Many Americans want the minimum wage to be increased, but Congress refuses to listen. This unfortunate truth really sucks for a whole lot of folks, but certainly not for the minimum-wage employees at Kentucky State University. Why? Because according to the Lexington Herald-Leader, the university’s interim president, Raymond Burse, announced in late July his intention to cut his salary by a whopping $90,215 so that the university’s minimum-wage employees’ hourly earnings can be raised to $10.25 per hour.
The idea initially came to Raymond Burse, who replaced Mary Evans Sias as president after she retired on June 30, after the school board asked him to “draw up a strategic plan for the university.” To do this, Raymond conducted a culture survey to find “how many university employees earn less than $10.25 an hour.” Using this data, he then determined that it would take a $90,125 cut from his salary to ensure that said employees’ salaries could be raised to $10.25.
The question still remains: why did Raymond Burse choose to take such a drastic action? The school board certainly did not expect him to do this, but he did it nevertheless. Raymond explains:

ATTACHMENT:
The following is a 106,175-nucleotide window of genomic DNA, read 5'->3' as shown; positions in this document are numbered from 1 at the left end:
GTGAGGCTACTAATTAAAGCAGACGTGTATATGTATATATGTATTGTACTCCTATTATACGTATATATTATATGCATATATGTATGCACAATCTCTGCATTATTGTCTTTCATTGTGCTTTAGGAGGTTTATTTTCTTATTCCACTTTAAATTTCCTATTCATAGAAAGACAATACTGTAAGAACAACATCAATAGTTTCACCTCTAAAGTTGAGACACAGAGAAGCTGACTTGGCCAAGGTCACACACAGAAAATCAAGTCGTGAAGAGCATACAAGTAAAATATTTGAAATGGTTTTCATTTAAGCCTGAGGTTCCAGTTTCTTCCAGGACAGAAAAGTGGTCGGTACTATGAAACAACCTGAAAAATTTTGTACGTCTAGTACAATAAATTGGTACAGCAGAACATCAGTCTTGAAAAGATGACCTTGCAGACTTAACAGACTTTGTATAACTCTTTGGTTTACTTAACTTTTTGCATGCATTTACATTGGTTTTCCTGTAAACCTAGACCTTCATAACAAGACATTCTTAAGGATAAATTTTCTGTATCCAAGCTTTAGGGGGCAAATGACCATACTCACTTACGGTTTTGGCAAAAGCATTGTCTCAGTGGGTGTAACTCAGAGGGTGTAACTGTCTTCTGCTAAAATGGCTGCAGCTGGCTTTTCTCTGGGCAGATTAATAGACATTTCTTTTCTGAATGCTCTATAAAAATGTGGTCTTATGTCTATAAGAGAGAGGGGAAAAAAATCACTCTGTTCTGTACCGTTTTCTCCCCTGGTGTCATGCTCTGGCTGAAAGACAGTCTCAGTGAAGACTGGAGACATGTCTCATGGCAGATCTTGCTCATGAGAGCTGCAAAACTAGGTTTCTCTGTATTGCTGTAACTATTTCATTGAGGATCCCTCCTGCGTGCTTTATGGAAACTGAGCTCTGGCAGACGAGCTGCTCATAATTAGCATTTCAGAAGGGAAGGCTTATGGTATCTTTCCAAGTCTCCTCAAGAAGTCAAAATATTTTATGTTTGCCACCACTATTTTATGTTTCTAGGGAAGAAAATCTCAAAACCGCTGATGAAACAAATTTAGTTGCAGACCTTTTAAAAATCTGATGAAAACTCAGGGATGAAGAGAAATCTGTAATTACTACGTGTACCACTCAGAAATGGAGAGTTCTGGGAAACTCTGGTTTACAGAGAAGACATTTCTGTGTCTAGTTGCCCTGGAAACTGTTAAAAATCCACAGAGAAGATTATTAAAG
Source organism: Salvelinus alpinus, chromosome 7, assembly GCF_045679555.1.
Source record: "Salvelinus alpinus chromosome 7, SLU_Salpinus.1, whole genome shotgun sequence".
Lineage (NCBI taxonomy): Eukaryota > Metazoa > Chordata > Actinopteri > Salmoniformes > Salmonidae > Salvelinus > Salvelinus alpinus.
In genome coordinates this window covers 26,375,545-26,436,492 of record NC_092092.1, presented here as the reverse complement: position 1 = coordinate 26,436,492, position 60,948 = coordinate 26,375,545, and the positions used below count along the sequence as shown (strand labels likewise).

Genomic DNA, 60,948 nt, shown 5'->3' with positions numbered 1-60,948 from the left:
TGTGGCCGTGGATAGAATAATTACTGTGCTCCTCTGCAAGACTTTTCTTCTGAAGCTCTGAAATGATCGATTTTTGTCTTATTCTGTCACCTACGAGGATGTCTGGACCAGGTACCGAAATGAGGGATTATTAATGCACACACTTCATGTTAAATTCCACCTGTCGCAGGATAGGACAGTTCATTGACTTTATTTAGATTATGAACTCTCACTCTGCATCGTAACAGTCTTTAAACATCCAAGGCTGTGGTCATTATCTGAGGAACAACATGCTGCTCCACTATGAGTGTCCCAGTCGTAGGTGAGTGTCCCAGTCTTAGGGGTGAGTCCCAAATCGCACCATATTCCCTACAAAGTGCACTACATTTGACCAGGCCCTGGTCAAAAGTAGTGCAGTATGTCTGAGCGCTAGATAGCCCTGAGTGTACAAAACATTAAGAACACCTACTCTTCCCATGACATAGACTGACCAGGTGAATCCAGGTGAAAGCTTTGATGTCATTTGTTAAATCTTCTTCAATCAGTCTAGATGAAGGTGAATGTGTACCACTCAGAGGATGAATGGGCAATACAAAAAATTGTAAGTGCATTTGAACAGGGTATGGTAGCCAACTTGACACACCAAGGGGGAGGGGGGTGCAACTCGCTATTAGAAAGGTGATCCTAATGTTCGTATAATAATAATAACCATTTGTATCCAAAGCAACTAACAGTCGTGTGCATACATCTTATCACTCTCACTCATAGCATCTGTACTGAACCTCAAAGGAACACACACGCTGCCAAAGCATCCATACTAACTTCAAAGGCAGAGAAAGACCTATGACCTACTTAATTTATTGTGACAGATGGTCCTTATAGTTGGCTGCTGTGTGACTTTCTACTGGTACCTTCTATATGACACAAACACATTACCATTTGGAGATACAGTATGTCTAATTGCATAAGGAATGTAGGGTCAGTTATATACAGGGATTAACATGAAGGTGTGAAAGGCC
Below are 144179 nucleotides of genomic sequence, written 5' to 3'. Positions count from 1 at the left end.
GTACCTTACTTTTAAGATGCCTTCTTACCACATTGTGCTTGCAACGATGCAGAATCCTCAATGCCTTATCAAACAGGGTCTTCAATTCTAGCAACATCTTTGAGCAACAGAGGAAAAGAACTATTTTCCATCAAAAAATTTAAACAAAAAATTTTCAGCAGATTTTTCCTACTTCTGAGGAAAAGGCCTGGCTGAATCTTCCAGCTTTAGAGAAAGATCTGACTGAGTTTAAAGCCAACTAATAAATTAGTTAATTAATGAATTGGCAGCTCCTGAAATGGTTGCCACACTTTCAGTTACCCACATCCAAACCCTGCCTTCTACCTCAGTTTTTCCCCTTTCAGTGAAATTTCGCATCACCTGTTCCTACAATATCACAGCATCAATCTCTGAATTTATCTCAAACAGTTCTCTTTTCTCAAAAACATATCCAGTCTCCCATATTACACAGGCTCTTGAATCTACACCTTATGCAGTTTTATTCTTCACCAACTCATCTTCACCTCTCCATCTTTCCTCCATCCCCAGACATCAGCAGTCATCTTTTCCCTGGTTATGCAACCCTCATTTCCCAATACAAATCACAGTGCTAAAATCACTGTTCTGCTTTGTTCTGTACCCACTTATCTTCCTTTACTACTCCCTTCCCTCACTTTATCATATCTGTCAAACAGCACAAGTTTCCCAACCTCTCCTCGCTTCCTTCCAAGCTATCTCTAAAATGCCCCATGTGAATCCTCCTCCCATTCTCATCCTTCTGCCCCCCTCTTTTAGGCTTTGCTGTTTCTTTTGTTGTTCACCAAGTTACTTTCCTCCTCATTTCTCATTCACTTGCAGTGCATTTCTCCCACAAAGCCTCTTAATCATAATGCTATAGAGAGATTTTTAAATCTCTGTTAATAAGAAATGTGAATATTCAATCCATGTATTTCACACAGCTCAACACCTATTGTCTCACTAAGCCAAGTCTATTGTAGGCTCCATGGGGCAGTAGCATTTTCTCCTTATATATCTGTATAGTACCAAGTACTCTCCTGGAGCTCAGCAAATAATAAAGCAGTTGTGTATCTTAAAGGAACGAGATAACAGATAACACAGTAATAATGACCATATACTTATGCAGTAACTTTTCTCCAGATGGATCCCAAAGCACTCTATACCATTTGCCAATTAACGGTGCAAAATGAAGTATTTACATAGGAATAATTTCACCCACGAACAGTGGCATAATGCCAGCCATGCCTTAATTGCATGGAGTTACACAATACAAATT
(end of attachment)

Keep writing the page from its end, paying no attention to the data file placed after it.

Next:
“My whole thing is I don’t need to work. This is not a hobby, but in terms of the people who do the hard work and heavy lifting, they are at the lower pay scale… This is not a publicity stunt. You don’t give up $90,000 for publicity. I did this for the people. This is something I’ve been thinking about from the very beginning.”
There you have it. Raymond Burse has made so much money throughout his successful career that he doesn’t really need such a huge salary. And so he voluntarily chose to donate a portion of it to those who desperately do need every iota of money they can get their hands upon. If only more people followed Raymond Burse’s lead, right? Actually, Raymond is not the first university president to do something like this, and hopefully he won’t be the last.
Case in point. The Chronicle of Higher Education reports that “moments after President Called on businesses to raise their employees’ wages during his State of the Union address” this past January, the president of Centenary College of Louisiana raised the wage of all university employees to $10.10. Likewise, the president of Hampton University donated over $100,000 of his own money to bump employee wages up to $9 per hour.
Amazing, right? Even more amazing might be the fact that Raymond Burse intends to cut his pay even further in case the university hires anymore minimum-wage employees. Plus, the new wages will remain in place even after Burse steps down in about 12 or so months.
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